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Cape Fear – 1962 Thompson

It is not auteur cinema (though J. Lee Thompson directed The Guns of the Navarone the year before as well) but features a magnetic Robert Mitchum performance and one of the great Bernard Herrmann’s best

War and Peace – 1956 Vidor

A masterpiece like the Tolstoy novel it was adapted from--- it Is not—but I do believe the reputation for King Vidor’s film would be better if it weren’t “War and Peace”Shot in glorious VistaVisionThe tableau

Can You Ever Forgive Me? – 2018 Heller

Viewing 1.0 in 2018 Heller is two for two in the archives with this and her debut from 2015- The Diary of a Teenage Girl – she’s not an overly strong director- but these are

The House That Jack Built – 2018 von Trier

Like so much of von Trier’s work it has moments of utter brilliance and moments you want to throw in the garbage—and not just because of the scandalous nature of it but as an artistic

Luce – 2019 Onah

A dueling vendetta film like 2002’s Changing Lanes—maybe more distant cousins of Crimson Tide or Ridley Scott’s The Duellists The four leads are strong. It’s led by Octavia Spencer (who is always good), from It

Three Times – 2005 Hsiao-Hsien Hou

HHH has a history of making short films and taking part of anthology films (even the brilliant Café Lumiere started out as an anthology project)—this is a three-pronged anthology film about love set in 1966,

The Color of Money – 1986 Scorsese

2nd, or even 3rd tier Scorsese is still better than almost everything else out thereStarts with a voice-over from Scorsese himself like Mean Streets—then we get the strong Robbie Robertson music drop during the credits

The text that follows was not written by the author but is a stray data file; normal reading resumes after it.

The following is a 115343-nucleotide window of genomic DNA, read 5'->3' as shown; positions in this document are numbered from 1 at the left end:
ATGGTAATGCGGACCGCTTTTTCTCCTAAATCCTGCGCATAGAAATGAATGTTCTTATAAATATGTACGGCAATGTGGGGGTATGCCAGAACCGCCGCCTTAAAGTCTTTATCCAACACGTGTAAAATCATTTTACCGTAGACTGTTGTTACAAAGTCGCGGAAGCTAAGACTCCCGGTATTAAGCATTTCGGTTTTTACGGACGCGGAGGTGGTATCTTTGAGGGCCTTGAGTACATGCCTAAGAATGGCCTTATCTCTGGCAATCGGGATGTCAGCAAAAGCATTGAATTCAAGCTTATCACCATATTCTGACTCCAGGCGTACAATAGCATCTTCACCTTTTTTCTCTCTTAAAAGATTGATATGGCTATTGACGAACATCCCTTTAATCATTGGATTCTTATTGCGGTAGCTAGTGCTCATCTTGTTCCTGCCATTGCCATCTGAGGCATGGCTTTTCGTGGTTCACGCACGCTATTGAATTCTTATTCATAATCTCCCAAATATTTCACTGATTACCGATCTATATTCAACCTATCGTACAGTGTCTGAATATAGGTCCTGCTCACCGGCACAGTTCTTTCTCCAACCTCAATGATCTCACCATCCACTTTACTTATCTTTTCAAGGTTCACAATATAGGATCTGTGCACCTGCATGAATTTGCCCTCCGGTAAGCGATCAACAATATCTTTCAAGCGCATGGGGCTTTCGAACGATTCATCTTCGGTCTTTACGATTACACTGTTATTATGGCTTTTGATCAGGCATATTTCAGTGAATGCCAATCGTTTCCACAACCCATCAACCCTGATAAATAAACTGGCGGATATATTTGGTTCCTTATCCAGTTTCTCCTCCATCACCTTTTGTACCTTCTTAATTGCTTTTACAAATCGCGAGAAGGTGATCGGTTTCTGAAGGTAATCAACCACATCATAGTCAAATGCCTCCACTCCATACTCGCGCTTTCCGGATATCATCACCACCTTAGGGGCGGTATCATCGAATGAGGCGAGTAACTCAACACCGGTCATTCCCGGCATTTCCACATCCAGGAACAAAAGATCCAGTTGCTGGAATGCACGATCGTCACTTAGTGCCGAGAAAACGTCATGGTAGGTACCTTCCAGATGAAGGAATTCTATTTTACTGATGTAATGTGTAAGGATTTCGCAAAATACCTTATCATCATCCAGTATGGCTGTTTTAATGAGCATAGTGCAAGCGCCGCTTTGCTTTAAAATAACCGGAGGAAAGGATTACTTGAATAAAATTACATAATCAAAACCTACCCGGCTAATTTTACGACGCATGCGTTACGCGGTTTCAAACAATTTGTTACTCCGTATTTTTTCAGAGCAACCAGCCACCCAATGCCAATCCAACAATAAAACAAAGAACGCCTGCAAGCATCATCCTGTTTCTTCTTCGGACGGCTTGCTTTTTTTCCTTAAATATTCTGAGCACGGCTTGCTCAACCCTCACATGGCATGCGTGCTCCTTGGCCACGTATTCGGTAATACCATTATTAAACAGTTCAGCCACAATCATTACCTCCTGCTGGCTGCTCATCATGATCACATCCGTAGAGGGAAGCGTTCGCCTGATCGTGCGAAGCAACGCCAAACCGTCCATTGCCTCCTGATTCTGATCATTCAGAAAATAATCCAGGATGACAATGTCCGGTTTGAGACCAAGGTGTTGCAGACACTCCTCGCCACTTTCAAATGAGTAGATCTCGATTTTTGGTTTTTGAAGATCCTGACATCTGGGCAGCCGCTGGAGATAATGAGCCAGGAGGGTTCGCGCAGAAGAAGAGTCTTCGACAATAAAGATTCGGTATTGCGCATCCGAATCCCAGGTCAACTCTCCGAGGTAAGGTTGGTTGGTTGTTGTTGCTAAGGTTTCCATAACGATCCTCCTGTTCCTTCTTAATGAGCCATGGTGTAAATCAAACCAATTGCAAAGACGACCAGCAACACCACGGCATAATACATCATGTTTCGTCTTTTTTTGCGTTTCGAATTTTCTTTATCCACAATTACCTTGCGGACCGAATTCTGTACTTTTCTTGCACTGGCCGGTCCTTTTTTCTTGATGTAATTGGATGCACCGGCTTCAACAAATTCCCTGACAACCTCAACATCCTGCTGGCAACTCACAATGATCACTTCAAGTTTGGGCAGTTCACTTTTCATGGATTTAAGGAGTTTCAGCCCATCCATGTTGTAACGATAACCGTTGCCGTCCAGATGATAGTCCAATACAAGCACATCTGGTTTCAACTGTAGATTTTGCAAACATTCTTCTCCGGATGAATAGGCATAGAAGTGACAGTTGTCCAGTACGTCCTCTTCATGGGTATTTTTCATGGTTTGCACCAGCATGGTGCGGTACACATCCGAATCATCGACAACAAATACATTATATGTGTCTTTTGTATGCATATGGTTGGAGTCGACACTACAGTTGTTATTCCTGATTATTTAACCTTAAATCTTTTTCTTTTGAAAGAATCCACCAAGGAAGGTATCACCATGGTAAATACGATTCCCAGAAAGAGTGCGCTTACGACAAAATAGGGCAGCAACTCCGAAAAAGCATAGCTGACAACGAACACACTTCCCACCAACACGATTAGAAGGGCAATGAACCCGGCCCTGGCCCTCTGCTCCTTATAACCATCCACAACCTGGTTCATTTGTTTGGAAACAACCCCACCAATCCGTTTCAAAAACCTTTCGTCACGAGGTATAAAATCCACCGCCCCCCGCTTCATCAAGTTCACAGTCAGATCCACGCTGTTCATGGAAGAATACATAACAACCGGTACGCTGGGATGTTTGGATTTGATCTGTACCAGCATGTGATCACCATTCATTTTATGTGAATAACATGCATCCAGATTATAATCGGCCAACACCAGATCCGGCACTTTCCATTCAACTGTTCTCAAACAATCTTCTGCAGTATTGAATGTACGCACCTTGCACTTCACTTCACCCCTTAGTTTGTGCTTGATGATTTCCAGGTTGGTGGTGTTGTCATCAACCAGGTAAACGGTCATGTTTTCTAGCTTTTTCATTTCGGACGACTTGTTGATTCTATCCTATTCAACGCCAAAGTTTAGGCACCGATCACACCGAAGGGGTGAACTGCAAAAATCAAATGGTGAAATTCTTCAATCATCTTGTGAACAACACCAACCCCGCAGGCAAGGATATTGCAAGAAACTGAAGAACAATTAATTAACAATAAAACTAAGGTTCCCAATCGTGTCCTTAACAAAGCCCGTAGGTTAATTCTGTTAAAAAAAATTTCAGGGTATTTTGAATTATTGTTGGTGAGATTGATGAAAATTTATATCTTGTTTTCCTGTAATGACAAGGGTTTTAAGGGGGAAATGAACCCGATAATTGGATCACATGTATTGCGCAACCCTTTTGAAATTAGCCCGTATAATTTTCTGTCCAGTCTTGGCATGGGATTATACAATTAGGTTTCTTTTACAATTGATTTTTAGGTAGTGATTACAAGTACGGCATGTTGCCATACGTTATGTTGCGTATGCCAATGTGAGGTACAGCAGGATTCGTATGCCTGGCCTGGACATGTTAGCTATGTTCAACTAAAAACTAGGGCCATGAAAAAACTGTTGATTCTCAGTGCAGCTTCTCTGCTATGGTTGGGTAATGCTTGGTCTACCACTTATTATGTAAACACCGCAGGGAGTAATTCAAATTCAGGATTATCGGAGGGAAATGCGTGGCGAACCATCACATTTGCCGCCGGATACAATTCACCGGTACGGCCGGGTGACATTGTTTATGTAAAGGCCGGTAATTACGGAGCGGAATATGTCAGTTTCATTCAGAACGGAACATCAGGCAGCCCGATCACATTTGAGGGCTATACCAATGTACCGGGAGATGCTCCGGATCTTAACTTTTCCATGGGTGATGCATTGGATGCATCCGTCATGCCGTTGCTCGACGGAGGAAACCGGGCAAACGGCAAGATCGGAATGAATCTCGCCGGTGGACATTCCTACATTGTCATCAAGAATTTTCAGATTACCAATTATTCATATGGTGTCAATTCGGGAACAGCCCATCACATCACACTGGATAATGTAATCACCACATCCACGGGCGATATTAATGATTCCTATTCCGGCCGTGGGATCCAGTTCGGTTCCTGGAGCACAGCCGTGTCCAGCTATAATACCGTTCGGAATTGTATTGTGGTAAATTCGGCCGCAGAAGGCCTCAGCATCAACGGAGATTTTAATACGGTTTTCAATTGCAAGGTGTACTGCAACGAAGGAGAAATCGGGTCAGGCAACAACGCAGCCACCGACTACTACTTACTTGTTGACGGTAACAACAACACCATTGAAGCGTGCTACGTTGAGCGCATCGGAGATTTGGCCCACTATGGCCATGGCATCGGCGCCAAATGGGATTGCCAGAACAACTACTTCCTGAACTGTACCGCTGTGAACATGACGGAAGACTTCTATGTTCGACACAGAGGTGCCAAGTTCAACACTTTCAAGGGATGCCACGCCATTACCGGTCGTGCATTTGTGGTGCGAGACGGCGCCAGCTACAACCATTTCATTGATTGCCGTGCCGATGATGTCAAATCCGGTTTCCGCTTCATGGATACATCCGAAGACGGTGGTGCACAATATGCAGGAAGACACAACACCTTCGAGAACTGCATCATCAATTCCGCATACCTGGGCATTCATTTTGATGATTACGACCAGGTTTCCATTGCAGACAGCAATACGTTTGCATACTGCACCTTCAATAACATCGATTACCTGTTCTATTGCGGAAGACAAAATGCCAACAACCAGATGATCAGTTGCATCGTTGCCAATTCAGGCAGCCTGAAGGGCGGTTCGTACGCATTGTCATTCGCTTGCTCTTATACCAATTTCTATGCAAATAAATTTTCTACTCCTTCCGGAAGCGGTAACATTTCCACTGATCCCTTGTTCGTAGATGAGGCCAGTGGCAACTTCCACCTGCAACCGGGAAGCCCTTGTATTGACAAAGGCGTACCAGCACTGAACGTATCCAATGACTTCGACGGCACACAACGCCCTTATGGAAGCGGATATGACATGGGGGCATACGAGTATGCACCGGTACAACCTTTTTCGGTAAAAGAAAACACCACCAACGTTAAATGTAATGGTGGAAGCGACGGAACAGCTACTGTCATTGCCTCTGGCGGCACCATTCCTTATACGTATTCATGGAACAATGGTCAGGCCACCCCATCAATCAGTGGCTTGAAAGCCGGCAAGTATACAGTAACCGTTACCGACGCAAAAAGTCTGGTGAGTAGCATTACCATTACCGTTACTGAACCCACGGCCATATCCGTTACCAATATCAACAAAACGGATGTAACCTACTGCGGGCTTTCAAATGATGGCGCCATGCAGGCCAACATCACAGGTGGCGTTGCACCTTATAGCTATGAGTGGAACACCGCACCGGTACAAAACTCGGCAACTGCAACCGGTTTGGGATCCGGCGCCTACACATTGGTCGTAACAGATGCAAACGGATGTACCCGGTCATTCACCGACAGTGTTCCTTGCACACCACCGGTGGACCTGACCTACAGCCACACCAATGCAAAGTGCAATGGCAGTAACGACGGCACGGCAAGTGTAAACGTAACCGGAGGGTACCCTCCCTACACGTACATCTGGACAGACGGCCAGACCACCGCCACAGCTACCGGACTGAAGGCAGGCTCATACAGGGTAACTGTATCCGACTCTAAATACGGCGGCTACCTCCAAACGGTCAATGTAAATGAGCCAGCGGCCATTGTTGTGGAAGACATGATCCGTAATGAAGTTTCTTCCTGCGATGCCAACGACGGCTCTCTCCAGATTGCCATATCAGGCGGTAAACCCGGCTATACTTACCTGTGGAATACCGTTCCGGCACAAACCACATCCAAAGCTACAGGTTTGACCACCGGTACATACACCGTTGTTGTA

No Way Out – 1950 Mankiewicz

It’s a very solid social drama/thriller notable for the debut of Sidney Poitier and the strong performances by both he and Richard Widmark (who play an extremely vile racist) Poitier and Widmark are so good

The 101st Best Director of All-Time: Apichatpong Weerasethakul

Weerasethakul. It’ll get to it in stylistic innovations/traits below—but there is no other auteur that makes films like Apichatpong Weerasethakul—completely distinct works that are interconnected, stylistic and narratively bold-- and stick in your memory long

Where’d You Go, Bernadette – 2019 Linklater

It’s a tremendous disappointment for any project directed by Richard Linklater and starring Cate Blanchett to be a fringe recommendation—let’s get that out there first. It lacks authorship and though it’s a solid film (it’s

The Honey Pot – 1967 Mankiewicz

Based on Volpone (in the text all over the place) from Ben Johnson—a play in the 17th century. It’s witty. Definitely feels like Agatha Christie or Charlie Chan (in the text as well) or even

House of Strangers – 1949 Mankiewicz

There’s a stunning shot in the first third of the film as we go from the current strand of time to a long flashback. The camera starts next to a portrait of Edward G. Robinson

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